In 2007, the respondent, Eli Lilly
Canada Inc. (Lilly), obtained an order prohibiting the Minister of
Health from issuing a Notice of Compliance (NOC) to Apotex with
respect to its olanzaprine products until the expiry of Lilly's
'113 patent. Shortly after, a generic manufacturer successfully
invalidated the '113 patent on the basis that the promised
utility was not soundly predicted (the decision was upheld on
appeal and the Supreme Court refused to hear the appeal). In
October 2009, Apotex received its NOC and then filed a motion to
set aside the order of prohibition of 2007 pursuant to Rule 399 of
the Federal Court Rules. On September 24, 2010, the
Federal Court (FC) dismissed Apotex's motion, the FCA upheld
the FC's decision on December 4, 2013 and on February 3, 2014
Apotex filed an application for leave to appeal before the Supreme
The question at issue before the FCA
was whether the invalidation of a patent enables the Court to
change its earlier order and dismiss an application for prohibition
under subsection 6(1) of the Patented Medicines (NOC) Regulations.
The FCA referred to two decisions,
Ratiopharm2, and held that a declaration of
invalidation of a patent does not enable the Court to retroactively
dismiss an application for an order of prohibition granted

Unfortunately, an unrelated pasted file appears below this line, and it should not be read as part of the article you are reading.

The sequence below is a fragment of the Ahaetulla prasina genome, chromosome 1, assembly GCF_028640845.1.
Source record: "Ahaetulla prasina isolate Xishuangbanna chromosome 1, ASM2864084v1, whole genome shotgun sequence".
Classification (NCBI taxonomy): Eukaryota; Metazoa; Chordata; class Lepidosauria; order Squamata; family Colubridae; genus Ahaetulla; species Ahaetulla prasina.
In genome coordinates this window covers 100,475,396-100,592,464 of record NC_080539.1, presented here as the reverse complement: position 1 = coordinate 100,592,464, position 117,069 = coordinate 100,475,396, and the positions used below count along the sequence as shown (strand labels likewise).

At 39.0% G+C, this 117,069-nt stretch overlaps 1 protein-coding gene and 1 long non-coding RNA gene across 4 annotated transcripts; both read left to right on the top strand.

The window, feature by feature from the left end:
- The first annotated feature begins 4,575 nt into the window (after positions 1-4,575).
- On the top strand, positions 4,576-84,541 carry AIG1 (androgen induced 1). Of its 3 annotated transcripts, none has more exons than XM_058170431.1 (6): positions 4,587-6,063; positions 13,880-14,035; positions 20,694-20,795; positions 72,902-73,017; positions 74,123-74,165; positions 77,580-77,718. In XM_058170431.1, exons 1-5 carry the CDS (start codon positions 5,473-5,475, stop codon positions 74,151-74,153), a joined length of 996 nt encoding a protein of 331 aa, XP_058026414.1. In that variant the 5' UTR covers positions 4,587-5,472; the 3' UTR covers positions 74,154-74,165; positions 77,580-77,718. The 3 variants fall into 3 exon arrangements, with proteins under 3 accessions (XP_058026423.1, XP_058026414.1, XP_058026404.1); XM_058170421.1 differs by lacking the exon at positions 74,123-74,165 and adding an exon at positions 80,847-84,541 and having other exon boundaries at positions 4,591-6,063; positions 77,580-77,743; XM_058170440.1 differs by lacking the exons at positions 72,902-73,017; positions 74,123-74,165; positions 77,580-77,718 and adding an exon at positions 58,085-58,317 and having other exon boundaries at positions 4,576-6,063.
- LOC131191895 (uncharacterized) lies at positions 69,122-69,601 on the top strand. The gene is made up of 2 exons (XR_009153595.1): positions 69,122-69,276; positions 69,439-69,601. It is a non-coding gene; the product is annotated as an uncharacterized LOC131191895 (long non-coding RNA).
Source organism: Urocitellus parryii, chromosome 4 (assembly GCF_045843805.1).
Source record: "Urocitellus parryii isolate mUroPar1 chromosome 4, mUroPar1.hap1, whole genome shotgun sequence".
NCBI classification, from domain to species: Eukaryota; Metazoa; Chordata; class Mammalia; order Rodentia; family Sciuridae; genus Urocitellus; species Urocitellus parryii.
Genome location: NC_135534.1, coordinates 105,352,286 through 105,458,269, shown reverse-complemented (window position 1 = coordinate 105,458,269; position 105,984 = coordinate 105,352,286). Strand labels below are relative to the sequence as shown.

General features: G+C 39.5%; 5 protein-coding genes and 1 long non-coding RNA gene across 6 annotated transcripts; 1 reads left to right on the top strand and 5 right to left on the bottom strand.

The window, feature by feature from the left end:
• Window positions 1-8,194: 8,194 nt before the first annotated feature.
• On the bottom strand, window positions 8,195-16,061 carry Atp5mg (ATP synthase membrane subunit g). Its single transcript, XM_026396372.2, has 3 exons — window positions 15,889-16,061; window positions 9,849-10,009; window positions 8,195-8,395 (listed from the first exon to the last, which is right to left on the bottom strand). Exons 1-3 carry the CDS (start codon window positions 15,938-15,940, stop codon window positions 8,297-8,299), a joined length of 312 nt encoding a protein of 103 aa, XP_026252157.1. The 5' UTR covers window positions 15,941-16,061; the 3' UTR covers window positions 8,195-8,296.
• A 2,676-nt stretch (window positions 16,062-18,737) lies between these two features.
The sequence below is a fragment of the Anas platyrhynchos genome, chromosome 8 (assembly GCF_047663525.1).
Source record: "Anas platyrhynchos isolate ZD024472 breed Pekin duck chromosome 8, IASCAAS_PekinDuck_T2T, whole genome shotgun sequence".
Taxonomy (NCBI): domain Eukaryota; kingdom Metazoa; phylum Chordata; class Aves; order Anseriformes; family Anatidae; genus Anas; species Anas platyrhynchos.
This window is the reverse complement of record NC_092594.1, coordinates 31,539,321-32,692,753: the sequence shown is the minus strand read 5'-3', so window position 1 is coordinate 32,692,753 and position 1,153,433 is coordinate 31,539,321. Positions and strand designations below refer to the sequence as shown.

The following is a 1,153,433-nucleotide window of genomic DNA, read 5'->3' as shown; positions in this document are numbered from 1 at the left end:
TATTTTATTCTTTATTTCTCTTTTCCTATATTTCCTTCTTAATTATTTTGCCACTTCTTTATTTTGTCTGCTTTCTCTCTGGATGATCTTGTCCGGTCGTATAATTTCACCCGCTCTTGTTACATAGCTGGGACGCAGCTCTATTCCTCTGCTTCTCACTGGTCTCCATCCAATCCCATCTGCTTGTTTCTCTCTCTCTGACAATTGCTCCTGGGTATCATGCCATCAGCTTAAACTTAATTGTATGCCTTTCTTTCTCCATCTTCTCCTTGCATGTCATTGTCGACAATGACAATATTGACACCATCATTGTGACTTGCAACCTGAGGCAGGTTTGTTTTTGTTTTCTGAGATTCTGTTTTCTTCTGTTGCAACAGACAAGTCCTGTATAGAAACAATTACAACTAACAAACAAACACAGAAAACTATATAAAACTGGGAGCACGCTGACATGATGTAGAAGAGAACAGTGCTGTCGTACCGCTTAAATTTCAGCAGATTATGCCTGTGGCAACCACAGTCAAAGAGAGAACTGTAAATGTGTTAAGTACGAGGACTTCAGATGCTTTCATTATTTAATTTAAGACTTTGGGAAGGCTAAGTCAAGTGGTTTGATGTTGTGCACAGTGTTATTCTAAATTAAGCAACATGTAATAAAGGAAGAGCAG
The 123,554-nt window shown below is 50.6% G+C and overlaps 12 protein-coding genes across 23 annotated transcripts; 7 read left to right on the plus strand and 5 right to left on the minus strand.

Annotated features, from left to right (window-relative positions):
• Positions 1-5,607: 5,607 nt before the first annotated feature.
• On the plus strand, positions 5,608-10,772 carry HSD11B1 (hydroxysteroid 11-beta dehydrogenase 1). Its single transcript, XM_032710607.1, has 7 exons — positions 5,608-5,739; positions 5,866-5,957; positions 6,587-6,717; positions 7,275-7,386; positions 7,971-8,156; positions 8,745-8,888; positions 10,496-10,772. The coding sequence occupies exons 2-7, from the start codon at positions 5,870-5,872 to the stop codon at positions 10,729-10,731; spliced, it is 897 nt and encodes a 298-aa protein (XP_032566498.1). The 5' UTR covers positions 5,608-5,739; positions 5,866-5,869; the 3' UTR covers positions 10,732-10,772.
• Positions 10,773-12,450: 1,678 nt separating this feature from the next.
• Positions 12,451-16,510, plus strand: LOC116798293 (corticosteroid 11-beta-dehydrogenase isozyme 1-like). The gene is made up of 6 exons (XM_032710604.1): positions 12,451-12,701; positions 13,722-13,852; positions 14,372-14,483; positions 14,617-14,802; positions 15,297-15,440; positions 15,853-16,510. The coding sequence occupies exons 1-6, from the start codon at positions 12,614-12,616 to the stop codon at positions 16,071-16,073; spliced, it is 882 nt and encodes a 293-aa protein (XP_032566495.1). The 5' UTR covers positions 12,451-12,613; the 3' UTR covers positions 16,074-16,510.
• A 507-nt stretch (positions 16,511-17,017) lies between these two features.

If such application is withdrawn,
discontinued, dismissed, or reversed on appeal, it may permit
Apotex to claim damages for loss of profits during the time that
the prohibition order kept its products off the market, pursuant to
section 8 of the PMNOC Regulations. However, a subsequent
declaration of patent invalidation is not an option that can give
rise to a claim for damages under section 8.
Apotex further argued that in
Syntex and Ratiopharm, the FCA relied on an
English Court of Appeal decision, Unilin3,
which was overruled in 2013 by the U.K. Supreme Court4.
Holding that the cited cases and the case in the present appeal are
not based on Unilin to such an extent that they should be
reconsidered, the FCA dismissed the appellant's argument on the
basis that "[s]ubsequent decisions of foreign courts that may
be somewhat analogous do not normally demonstrate that a contrary
decision by a Canadian Court was "manifestly
1. Apotex Inc. v. Syntex Pharmaceuticals International
Inc., 2010 FCA 155
2. Pfizer Canada Inc. v. Ratiopharm, 2011 FCA 215
3. Unilin Beheer BV v. Berry Floor N V  EWCA Civ.
A recent Saskatchewan Court of Queen's Bench decision allowed a court-appointed receiver to sell and transfer intellectual property rights free and clear of encumbrances, finding that a license to use improvements of an invention was a contractual interest and not a property interest.
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